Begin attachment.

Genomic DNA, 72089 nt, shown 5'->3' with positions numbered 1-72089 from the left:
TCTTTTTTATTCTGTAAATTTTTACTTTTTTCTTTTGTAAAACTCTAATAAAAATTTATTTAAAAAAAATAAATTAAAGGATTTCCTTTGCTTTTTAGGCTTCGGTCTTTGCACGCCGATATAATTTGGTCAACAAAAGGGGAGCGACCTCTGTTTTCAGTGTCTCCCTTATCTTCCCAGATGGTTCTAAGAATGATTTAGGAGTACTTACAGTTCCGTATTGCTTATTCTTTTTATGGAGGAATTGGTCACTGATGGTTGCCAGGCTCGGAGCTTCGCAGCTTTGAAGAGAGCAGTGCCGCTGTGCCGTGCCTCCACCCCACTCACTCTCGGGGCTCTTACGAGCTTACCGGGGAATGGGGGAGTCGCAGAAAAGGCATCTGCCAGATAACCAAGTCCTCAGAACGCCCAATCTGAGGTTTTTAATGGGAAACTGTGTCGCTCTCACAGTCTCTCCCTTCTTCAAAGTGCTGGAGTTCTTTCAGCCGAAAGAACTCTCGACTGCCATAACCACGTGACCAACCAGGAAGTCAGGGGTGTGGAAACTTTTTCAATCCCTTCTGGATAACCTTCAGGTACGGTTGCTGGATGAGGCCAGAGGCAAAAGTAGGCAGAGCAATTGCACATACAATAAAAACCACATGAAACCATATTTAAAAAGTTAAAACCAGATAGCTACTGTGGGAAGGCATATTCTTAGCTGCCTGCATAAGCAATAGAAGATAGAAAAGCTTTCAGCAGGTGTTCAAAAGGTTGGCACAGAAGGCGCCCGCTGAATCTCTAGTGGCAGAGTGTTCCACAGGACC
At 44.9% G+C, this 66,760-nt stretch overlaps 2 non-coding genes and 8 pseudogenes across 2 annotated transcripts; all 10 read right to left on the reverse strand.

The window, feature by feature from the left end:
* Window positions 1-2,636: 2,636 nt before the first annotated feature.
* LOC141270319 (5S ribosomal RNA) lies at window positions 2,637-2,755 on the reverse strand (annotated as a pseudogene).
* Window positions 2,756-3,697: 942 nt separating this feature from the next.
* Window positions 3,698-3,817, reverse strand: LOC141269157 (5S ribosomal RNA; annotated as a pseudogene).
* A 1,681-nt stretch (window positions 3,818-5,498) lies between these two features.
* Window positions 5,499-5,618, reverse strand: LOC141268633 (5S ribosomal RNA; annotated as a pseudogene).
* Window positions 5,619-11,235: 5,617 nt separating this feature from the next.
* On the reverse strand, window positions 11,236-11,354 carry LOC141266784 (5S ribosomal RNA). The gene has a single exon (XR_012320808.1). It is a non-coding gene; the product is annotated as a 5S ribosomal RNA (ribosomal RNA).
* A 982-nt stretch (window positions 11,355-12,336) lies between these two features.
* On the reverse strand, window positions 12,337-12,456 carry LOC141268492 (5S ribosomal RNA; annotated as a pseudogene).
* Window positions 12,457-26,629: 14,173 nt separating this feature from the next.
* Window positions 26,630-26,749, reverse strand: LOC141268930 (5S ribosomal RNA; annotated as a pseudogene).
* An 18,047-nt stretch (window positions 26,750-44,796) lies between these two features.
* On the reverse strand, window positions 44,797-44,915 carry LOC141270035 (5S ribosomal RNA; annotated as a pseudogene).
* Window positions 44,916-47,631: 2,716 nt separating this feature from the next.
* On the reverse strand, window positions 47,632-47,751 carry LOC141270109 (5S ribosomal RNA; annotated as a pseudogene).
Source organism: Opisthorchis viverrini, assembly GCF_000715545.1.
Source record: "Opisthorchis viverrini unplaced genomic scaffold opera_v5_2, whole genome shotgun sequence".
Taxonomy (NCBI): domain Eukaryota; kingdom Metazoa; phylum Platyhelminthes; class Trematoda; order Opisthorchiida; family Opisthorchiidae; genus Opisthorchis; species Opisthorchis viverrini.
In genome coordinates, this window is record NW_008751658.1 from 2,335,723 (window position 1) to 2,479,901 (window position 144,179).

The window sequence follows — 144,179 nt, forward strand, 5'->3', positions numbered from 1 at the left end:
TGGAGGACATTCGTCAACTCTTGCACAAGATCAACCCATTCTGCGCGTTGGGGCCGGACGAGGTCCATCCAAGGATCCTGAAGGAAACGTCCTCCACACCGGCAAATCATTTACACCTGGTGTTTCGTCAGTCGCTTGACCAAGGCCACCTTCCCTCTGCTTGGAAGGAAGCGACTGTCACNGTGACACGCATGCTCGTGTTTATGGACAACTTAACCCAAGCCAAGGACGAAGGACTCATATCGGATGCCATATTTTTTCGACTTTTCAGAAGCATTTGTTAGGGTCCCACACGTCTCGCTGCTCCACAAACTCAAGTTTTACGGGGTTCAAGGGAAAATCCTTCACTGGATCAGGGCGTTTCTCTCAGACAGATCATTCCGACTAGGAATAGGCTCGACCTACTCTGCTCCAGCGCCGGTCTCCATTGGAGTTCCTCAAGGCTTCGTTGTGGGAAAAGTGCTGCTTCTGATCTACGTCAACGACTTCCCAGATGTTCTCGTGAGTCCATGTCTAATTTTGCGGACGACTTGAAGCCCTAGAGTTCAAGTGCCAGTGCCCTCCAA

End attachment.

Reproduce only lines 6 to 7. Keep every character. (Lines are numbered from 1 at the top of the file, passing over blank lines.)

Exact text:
* LOC141270319 (5S ribosomal RNA) lies at window positions 2,637-2,755 on the reverse strand (annotated as a pseudogene).
* Window positions 2,756-3,697: 942 nt separating this feature from the next.